Living with a American Bulldog
Temperament: American Bulldogs should be neither shy nor aggressive towards people and other dogs. They are brave and determined dog but should never be hostile in nature. They are alert and self-confident dog that genuinely love children.
Family Dog: The American Bulldog is a loving family companion that is great with children and other pets.
Shedding: The American Bulldog is an average shedder.
Grooming: The short coat of the American Bulldog is easy to groom. It should be brush with a firm bristle brush. They should be bathed only when necessary.
Training: The American Bulldog should socialized and trained at a young age.
Exercise: The American Bulldog should be taken on long walks daily.
Physical Ability: The American Bulldog is quicker and more agile than its English counterpart with some able to leap six or more feet in air.
Living Conditions: The American Bulldog will do okay as an apartment dog provided they are given ample time for exercise. They are relatively inactive when inside and should really have an average sized yard.
American Bulldog Appearance
Appearance: The American Bulldog has a very muscular and sturdy body with a large and powerful head and jaws. They are very strong yet agile and light on their feet.
Size: Male American Bulldogs are between 22 to 28 inches tall and weigh around 70 to 120 pounds when fully grown. Females are a bit smaller, usually 20 to 26 inches tall with an overall weight between 60 to 100 pounds.
Companionship: American Bulldogs are said to have true grit, true devotion and true love with very strong protective instincts. They need to be around people to be truly happy.
Head: The American Bulldog's head is relatively square in shape with broad, muscular cheeks and a furrow between the eyes. The stop is deep and well-defined.
Nose: The nose American Bulldog should be black or grizzle in color.
Eyes: The American Bulldog's eyes may be any color. The eye rims are typically black in color and this is especially preferred on white dogs.
Ears: The American Bulldog's ears come in many types including rose, half-pricked and pendant. The ears are sometimes cropped even though uncropped ears are preferred by the American Bulldog Breeders Association Standard.
Muzzle: The American Bulldog has a strong box-shaped muzzle. The lips should be loose and black in black-nosed dogs but can be pink in other dogs.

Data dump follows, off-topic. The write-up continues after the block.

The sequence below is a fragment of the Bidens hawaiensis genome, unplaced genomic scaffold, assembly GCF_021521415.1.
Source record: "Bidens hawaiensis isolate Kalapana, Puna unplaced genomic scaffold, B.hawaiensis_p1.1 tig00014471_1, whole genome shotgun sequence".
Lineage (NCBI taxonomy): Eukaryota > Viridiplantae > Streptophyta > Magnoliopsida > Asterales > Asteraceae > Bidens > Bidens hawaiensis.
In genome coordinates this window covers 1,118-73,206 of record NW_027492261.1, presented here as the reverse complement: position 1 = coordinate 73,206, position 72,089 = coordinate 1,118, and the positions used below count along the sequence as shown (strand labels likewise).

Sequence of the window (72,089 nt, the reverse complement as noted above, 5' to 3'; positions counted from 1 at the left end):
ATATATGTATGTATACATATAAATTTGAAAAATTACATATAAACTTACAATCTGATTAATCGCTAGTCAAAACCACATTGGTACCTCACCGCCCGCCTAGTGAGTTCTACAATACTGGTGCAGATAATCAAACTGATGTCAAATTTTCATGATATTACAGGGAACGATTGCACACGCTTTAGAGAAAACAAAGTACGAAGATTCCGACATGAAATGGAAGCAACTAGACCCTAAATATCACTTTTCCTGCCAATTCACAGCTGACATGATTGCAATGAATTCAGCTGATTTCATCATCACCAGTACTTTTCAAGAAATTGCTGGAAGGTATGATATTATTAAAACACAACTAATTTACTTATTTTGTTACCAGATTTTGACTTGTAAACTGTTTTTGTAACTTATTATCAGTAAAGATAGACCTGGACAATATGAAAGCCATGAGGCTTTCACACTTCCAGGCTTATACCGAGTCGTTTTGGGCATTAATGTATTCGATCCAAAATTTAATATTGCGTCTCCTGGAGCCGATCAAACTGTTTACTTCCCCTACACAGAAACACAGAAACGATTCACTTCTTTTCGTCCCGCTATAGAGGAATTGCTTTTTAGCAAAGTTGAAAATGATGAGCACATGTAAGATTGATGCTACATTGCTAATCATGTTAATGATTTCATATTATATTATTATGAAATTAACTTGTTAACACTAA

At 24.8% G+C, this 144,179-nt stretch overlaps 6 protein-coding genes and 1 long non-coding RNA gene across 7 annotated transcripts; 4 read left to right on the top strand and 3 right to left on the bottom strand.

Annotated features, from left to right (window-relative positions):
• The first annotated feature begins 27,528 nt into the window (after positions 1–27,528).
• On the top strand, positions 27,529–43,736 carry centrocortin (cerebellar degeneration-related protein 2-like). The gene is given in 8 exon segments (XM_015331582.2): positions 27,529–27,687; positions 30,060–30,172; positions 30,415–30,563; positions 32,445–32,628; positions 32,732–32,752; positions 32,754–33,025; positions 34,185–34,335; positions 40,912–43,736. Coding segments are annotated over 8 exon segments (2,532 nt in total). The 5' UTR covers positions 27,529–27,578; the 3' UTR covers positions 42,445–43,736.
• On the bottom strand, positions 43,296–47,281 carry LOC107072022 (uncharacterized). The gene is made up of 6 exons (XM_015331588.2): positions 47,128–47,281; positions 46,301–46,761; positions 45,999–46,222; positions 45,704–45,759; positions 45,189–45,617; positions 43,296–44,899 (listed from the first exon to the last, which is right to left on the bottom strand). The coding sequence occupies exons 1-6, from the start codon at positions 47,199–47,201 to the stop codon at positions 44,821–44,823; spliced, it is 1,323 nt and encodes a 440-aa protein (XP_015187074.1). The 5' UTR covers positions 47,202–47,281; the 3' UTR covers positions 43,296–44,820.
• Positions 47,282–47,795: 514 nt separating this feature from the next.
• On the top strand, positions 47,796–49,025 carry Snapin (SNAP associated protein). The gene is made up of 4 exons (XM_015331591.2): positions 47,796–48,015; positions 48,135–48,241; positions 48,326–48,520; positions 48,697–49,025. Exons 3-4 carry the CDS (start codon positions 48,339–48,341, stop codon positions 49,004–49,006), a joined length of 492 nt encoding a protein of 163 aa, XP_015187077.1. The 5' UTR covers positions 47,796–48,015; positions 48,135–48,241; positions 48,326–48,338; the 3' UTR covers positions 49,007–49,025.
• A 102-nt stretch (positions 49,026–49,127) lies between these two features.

Teeth/Bite: The teeth of the American Bulldog should meet in a tight undershot or scissors bite.
Neck: The muscular neck of the American Bulldog tapers gradually from the shoulders to head. The neck may have a slight dewlap.
Body: The American Bulldog has a wide chest with a sturdy and compact frame. This is especially true in the males who are stockier and heavier boned than the females.
Forequarters: The front legs of the American Bulldog are straight, strong and heavy-boned.
Hindquarters: The American Bulldog's hindquarters should be muscular and very broad.
Tail: The tail of the American Bulldog is low-set and tapers to a point.
Color: The coat of the American Bulldog comes can be white, brindle, brown, red, or tan or combinations and variations of these.
Coat: The coat of the American Bulldog is short and harsh in texture.
American Bulldog Facts
Life Expectancy: The average life expectancy of an American Bulldog is up to 16 years of age.
Characteristics: American Bulldogs are known for their acts of heroism towards its master. They are said to have fought wild dogs, bulls and even fire to protect their master. Some may have a tendency to be aggressive with other dogs and reserved with strangers. American Bulldogs tend to drool and slobber. The American Bulldog is a great guard dog. They are
also used in hunting bear, wild boar, squirrel and raccoon. They can drive cattle and guard stock from predators. They are prized for their intelligence, stamina and ability to work.
American Bulldog Health
Health: American Bulldogs are prone to hip dysplasia.
Litter Size: The average litter size of an American Bulldog is 11 puppies.
American Bulldog History
History: Historically Bulldogs were used in the bloody sport of bull bating. The dogs were brought by their masters from England to America. The English Bulldog was bred for a smaller size and softer personality than its cousin the American Bulldog which remained larger with a feistier personality. The American Bulldog is more agile and quicker because of it
longer legs. After WWII, the American Bulldog like the English Mastiff was nearly extinct. Thanks to John D. Johnson of Summerville, Georgia the American Bulldog still exists today. He found the best dogs he could find from all across the south began breeding these dogs. He has been breeding them longer than anyone else in the world and his father bred them before him. His family is attributed
with saving the American Bulldog breed. The American Bulldog was recognized by the United Kennel Club in 1999 in the rare, working class.